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Three Terms to Know in Aquaponics

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Three Terms to Know in Aquaponics

Lessons in aquaponics are not limited to textbooks and handouts – that’s the beauty of aquaponics in education. The hands-on, live, and interactive experience offered by an AquaGrove system is unmatched and creates team building opportunities and unique ways for students of all ages to become engaged and immersed in the development and maintenance of a self-sustaining “aquaponic ecosystem”.

That being stated, there are also some important lessons, processes and terminology in aquaponics that are essential to understanding the system and keeping it healthy and thriving. For this reason, we will periodically share important “terms to know” in aquaponics on our blog, to provide refreshers and conversation starters for teachers, students, and really anyone interested in cultivating a sustainable aquaponic garden.

While there are many terms, phrases, and processes that can be used to fully explain aquaponics, here are a few key words worth taking the time to review and share to better understand balancing a system:

  1. Beneficial Microbes – If you have ever been in a conversation regarding gardening and soil, chances are that you have heard of microbes. There are many types of microbes that reside within soil including bacteria, fungi, and viruses. And while that may sound like a combination for an illness disaster, many microbes are considered beneficial because they provide plants with an abundance of nutrients and minerals - they share a symbiotic relationship with plants. Although many people traditionally connect the idea of beneficial microbes to soil-based mediums, they actually play an important role in aquaponics systems. An aquaponics system requires beneficial bacteria for the fish and plants to thrive. Bacteria break down the fish waste, converting waste into food that the plants can absorb, providing a usable form of nutrients for the plants.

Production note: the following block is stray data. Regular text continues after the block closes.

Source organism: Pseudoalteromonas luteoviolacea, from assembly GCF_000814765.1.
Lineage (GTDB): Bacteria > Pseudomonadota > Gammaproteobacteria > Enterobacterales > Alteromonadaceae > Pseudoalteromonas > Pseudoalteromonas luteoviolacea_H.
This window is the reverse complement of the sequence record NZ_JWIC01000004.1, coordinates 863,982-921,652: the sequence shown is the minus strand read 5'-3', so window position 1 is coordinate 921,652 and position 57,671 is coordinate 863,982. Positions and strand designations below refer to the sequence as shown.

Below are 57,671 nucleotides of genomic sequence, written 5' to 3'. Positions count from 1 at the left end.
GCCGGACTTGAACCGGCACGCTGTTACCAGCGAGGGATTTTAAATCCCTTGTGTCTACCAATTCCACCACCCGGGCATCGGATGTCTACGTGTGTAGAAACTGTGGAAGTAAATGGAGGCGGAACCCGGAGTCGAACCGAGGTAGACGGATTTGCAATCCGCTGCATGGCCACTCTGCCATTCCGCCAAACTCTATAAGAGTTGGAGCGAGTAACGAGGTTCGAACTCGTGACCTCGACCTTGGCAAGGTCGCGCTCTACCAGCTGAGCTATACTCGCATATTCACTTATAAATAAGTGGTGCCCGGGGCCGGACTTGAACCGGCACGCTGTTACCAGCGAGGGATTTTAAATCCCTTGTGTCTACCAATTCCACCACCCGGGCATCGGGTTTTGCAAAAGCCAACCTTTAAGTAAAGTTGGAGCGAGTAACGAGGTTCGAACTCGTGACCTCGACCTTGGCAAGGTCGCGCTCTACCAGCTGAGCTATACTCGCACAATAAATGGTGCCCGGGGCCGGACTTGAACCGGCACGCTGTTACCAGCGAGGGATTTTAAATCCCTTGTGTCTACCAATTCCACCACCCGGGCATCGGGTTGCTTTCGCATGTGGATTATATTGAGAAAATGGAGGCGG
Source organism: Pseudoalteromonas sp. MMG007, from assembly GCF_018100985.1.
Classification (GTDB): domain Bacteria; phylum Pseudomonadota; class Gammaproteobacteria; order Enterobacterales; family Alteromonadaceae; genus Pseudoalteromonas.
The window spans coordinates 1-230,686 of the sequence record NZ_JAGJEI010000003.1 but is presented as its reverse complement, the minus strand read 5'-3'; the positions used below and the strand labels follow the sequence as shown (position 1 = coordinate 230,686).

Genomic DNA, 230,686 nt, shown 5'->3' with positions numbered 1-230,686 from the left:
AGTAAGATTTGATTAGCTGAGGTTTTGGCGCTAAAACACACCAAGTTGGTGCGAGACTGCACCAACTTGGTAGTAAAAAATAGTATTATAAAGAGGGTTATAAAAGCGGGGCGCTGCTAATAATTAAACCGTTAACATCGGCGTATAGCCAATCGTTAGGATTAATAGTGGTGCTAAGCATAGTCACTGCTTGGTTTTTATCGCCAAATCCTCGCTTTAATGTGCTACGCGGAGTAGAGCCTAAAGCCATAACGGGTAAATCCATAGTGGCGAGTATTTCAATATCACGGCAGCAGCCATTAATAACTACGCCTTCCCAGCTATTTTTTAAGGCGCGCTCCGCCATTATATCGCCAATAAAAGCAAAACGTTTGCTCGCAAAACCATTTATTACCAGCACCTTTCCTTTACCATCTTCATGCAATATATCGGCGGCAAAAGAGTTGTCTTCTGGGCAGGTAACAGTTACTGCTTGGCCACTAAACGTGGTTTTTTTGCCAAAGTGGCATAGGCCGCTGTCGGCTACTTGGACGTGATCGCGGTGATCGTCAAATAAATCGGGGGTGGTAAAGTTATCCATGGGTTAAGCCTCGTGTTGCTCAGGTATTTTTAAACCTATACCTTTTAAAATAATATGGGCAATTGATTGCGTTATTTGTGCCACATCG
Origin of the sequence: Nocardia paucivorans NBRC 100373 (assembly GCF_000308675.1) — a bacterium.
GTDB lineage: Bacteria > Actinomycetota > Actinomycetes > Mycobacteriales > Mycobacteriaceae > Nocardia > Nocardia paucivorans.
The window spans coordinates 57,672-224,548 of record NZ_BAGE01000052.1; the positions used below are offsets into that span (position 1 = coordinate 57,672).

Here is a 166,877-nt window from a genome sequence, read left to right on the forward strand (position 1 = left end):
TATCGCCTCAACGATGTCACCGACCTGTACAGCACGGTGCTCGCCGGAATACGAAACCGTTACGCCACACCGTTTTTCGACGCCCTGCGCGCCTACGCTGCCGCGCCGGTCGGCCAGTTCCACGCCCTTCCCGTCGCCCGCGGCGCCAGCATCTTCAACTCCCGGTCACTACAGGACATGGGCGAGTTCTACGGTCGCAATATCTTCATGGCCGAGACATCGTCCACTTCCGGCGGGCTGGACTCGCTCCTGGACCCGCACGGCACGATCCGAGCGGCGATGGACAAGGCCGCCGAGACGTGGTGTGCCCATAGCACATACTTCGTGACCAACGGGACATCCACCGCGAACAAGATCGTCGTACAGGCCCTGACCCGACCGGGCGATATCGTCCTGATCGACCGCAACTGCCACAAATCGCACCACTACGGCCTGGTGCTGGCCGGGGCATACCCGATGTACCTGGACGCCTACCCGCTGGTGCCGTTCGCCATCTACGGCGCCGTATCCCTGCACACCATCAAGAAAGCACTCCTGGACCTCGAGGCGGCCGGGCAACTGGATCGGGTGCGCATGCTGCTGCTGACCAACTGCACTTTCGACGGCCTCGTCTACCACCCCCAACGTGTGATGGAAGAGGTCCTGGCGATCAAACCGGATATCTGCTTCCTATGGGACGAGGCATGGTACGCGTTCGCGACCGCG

2. Companion Planting – The act of companion planting is exactly as it sounds – growing different plants together, as companions. This type of planting is the cultivation of plants that not only grow simultaneously (and in the same space) but also grow harmoniously together. It is an effective way to conserve space and water while fully utilizing the grow space available. Examples of companion planting include beans which often grow well with cabbage, beets, or carrots. Another example is garlic which is often grown alongside other plants as it is a natural insect repellent. Additionally, basil (often grown in aquaponics) is widely used because it is known to enhance the flavor of vegetables as well as serve as a mosquito repellent.
  3. Deep Water Culture (DWC) – Deep water culture is a type of aquaponic (and hydroponic) system - AquaGrove is a DWC system. So, what does that mean? Put simply, it means that the plants’ roots are submerged in water, instead of soil. This method is also known as a raft or float system. As with AquaGrove, this method uses floating rafts to suspend plant roots into nutrient-filled and aerated water. The most basic features of a DWC system include an air pump, air stone, a net pot, and water-filled grow tank.

To learn more about aquaponics, check out some of our other blog posts and follow us on social media. To begin your own AquaGrove aquaponics garden, contact Aquagrove today